An Act Of Generosity Or Blairite Spin?
Mark Seddon is the former United Nations Correspondent and New York Bureau Chief for Al-Jazeera English TV. He reported from eighteen countries during that time, including North Korea, China, Haiti, Syria, Libya, Yemen, Ethiopia and the Democratic Republic of Congo. He has interviewed, amongst others, Ban Ki-Moon, Lech Walesa, Tony Blair, Hans Blix, Michael Foot, Mia Farrow, and George Clooney. In a journalistic career spanning over twenty years, he has been Editor of Tribune and an elected member of the UK Labour Party's National Executive Committee. He has written for most British newspapers and many magazines, including The Guardian, The Independent, The Daily Mail, The Times, The Spectator, New Statesman, Private Eye, British Journalism Review and Country Life Magazine. For a number of years he was a Diarist at the London Evening Standard, and has also reported for, amongst others, the BBC and Sky TV. He lives in Buckingham, England.
There is much excitement and controversy too over the decision by former Prime Minister, Tony Blair, to hand over the proceeding from his soon to be published memoirs. The Royal British Legion, and in particular a hospital for limbless ex Servicemen will be the main beneficiary – of an estimated £5 million from likely book sales. Or will it?
On one level this is an extraordinary act of generosity from the Prime Minister who took Britain into a number of Wars, including Iraq and the still continuing conflict in Afghanistan. Some say that this is Blair’s way of saying that he acknowledges the extraordinary sacrifice of British service personnel and that this is his way of putting something back. The Royal British Legion is extremely grateful for the proposed donation. A spokesman said that they had never received such a large gift before. It was not his job, he said, to ponder the motives for the gift. Quite so. That is for us.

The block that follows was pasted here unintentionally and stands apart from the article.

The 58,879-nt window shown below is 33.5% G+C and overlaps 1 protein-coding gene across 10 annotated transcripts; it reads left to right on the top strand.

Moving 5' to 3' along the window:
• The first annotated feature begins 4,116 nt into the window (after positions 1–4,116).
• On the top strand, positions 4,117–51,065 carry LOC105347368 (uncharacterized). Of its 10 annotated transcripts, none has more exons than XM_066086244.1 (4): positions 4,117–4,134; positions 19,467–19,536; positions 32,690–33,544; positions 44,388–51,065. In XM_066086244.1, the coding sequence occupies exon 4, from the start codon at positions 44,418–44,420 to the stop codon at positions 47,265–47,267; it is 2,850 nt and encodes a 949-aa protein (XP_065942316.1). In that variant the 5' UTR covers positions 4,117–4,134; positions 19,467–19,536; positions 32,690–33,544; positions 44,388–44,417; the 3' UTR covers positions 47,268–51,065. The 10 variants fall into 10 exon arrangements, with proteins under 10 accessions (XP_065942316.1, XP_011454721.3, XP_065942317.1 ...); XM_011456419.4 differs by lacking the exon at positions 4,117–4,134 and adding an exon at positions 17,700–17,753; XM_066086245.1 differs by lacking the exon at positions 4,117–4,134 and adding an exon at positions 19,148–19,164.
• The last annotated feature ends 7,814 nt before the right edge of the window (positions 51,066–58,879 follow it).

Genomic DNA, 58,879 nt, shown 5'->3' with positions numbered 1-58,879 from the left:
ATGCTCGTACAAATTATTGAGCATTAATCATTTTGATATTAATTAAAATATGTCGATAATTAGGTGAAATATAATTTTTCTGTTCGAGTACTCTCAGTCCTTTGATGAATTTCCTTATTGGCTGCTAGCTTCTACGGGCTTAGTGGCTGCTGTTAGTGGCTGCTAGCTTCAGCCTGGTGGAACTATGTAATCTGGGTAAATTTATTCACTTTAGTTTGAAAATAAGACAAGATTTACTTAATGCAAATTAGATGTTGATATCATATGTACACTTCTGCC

I can’t pretend to be able to penetrate the mind of Tony Blair, so I can only speculate on his motives, which I suspect are driven by both guilt and an overriding anxiety to restore his diminished reputation. I was asked today by the BBC what I thought – having run up against Blair on three separate occasion in the run up to war in Iraq – and my view is that is that Blair is haunted by guilt, but an even more powerful a force is that deeply unsettling feeling that will be with him all of the time: namely that too many people both here and in the Middle East will never forgive him for taking Britain into war under false pretences in Iraq, and for further goading President Bush to do the same.
Tony Blair to my knowledge has never actually visited wounded servicemen. Nor has he shown any contrition. He has apologised for the potato famine in Ireland, which is sufficiently buried in history to allow it. But he has never apologised for Iraq.
I don’t expect that he will. His donation will go some way to lessening his feelings of guilt, but will not take away the hurt of families both here in Britain and in Iraq. For the truth is that Tony Blair did not make an honest ‘mistake’. He was not led by the military or the security services, he led them – and did so with distorted evidence that Iraq had weapons of mass destruction.
In fact the closer one looks at the ‘generosity’ of Tony Blair there are more questions than answers. His office won’t say how much money will be handed over and when, or if it will be offset against tax from the complex web of companies over which this much diminished figure presides.
My best guess is that the charity will not benefit as much that it has been led to think it will, and once again a goodly section of the British media will have been taken in by Blairite spin.
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